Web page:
Monday, June 22, 2009

Sask Trip 5: Mushy Parental Edition

There's been a bad turn in the family recently, and I'm kind of hoping this post will be a bit of a morale booster. I'm also hoping it will go a bit of the distance towards a proper Father's Day gift, since the two minute phone call I made yesterday arguably falls a bit short.

For those still following at home, I'm nearing the end of day two of my Sask Trip. At this point, the shopping expedition is over, and my brothers and I are on a brief road trip, to attend my mother's Retirement Banquet. She is/was/always already (Althusser joke!) retiring after decades of teaching this year, and she and the other retirees in her school division were being honored by the division at a banquet. I'd changed my original departure date and skipped a class so that I could be there, and--to skip to the ending--I was really glad I was there.

It was, not that I have a lot of experience, a fairly typical event. The food was good, albeit slightly ridiculous (dessert was a cup of whip cream, with graham cracker crumbs--what is that? Did Jello prove too difficult?). The cash bar was well-stocked. The speeches were more or less what you'd expect from such an event--some really heart-felt reflections on teaching, a few good jokes, and a lot of jokes whose goodness depended heavily on how much you'd invested in the aforementioned cash bar.

I wasn't there for the event. I was there to spend some time with my parents--given that there was an NDP convention that weekend, our paths weren't going to cross too often. I was also there to give some support to my parents, something that isn't easy to do with a few hundred kilometers normally in the way. So basically, my role that evening was to look appreciative while ignoring the complaints of a brother who didn't like being out past 9 pm on a work day. (Seriously. That was his complaint. Now repeat 10 times a half-hour for about three hours.) But even though I was removed from most of it (except for the thank-you speech given on behalf of the retirees by my mother, which was well said, even if it was short on 18th century literary quotations), I couldn't help feel that there was something missing from the affair. Something that was not only a part of a teacher mass retirement, but a necessary condition. It was about half way through the proceedings when I figured it out.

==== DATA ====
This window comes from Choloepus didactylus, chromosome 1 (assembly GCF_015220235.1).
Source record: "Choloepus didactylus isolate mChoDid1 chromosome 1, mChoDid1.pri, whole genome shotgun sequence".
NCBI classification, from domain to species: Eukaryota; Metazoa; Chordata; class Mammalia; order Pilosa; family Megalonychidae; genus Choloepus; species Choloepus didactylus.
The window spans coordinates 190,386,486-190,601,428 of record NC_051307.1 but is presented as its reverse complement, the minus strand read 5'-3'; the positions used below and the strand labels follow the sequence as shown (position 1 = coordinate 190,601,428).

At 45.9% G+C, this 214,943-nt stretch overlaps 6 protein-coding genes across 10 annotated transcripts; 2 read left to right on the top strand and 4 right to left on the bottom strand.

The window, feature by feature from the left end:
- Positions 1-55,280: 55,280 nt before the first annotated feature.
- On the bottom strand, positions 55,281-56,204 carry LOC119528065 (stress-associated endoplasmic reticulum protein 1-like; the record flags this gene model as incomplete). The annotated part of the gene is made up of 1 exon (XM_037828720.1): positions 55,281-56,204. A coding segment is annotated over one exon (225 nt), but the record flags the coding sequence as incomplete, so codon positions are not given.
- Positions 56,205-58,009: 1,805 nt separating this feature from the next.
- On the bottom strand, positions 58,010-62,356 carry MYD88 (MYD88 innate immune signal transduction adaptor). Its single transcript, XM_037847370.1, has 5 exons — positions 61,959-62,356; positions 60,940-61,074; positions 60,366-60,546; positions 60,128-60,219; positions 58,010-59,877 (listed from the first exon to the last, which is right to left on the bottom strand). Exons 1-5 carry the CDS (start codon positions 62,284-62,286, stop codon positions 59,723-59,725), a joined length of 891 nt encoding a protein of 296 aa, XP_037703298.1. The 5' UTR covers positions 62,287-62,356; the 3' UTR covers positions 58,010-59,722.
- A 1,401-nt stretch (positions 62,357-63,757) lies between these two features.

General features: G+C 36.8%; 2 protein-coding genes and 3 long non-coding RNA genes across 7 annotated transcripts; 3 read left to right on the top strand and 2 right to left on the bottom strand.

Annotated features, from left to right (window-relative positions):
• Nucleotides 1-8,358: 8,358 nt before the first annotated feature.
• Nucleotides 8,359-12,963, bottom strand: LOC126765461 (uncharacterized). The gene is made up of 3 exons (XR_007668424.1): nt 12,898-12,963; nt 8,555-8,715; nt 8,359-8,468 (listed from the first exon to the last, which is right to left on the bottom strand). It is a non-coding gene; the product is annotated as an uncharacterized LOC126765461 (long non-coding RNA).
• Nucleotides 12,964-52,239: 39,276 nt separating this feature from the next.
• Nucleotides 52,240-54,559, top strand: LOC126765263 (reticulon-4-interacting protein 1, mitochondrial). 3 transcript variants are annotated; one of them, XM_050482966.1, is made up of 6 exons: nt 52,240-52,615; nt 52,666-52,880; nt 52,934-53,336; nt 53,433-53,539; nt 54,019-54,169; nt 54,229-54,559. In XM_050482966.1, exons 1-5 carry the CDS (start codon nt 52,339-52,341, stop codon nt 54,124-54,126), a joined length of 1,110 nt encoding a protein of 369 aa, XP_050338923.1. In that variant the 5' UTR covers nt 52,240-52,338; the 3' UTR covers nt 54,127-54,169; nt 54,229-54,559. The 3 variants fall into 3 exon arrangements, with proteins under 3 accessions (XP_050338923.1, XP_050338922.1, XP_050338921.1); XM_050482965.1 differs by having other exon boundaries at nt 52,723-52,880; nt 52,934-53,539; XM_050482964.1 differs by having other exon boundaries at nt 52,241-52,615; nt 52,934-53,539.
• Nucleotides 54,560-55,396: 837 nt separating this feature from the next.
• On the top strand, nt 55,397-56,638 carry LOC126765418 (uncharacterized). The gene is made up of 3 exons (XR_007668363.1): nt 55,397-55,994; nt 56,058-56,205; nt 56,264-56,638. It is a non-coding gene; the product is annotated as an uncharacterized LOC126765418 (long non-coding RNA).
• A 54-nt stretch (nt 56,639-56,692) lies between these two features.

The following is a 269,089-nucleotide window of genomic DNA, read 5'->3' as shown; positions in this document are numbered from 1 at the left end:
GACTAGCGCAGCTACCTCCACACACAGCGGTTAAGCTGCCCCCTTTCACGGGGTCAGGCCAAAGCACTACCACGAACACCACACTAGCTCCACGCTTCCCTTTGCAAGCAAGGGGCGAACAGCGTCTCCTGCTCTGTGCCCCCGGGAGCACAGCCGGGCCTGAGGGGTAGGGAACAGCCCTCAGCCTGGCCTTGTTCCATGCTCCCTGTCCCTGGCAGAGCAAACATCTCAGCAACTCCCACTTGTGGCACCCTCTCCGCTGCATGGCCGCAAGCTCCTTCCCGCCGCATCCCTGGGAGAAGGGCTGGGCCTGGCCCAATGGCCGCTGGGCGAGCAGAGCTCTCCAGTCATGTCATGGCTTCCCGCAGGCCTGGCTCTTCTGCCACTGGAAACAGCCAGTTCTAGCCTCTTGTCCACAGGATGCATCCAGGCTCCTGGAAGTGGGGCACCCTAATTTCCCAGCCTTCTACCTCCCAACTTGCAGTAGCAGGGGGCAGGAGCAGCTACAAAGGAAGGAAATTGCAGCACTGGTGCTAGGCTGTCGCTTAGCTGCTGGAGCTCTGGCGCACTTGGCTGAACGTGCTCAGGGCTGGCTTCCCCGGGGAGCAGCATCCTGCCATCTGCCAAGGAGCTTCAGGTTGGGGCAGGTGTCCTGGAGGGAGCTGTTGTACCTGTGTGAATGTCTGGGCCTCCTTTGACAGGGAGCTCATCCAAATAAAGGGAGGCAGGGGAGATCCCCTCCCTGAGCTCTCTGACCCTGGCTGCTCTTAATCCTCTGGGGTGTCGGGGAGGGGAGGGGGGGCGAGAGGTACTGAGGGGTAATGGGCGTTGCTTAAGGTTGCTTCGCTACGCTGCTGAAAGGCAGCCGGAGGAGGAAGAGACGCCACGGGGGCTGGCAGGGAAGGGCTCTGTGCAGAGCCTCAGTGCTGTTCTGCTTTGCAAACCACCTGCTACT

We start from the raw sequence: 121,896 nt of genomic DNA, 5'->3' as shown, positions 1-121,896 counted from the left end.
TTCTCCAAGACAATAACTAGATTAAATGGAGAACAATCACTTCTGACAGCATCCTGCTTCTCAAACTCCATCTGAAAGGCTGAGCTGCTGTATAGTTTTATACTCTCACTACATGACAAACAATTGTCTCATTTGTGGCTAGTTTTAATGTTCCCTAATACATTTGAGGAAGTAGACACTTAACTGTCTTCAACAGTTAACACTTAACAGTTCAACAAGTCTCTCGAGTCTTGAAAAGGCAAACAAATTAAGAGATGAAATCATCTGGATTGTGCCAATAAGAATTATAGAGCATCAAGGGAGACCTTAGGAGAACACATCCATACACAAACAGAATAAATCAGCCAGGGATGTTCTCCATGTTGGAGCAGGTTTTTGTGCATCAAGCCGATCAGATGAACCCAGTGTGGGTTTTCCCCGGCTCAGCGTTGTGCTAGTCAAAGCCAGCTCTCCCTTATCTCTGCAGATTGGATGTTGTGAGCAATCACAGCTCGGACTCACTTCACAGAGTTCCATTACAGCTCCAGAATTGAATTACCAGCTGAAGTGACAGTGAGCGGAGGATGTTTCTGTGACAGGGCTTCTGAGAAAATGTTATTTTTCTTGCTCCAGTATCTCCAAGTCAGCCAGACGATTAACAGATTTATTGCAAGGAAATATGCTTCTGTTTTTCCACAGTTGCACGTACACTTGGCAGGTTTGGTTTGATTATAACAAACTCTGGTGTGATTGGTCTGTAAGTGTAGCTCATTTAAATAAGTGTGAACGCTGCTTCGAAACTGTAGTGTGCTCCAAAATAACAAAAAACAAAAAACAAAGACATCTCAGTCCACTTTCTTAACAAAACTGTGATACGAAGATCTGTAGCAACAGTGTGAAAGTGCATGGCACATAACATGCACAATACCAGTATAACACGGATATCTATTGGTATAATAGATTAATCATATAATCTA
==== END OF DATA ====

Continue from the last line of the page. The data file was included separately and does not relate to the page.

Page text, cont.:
What's missing was the students.

To me, growing up in a family with two teachers as parents, I know that students aren't the only part of the job. There's marking, dealing with parents, being forced into the bureaucracy, lesson plans, textbook budgets, and other thoroughly unpleasant activities. But the students that are the important part. That the auditorium wasn't filled to the roster with children giving testimonies these people made in their lives--that felt wrong to me. Now, I know that that wasn't the purpose of the banquet, and I know that, in my mother's case at least, the public student acknowledgement was coming later. But it was at that point that I really realized that I was glad to be there--not only glad, but lucky. Because for my mother, at least, the students weren't missing. There were three of them sitting right at that table, come especially for her.

Let me be explicit here: as a life spent in academia, I've had a lot of teachers. I've had elementary school teachers, guidance counselors, high school teachers, tutors, TAs, professors, and every possible variation you can imagine. But my first and most important teachers are my parents. While others have taught me how to do this subject or that, they've taught me how to be a person and everything you can say to me to my credit should properly be creditted to them.

All right, let's bring this Hallmark moment to a close.

Happy Father's Day, Dad.

Congratulations on the retirement, Mom.

And whatever happens in the next few days, your family member out east is thinking about you, and is proud to be your son.

Later Days.

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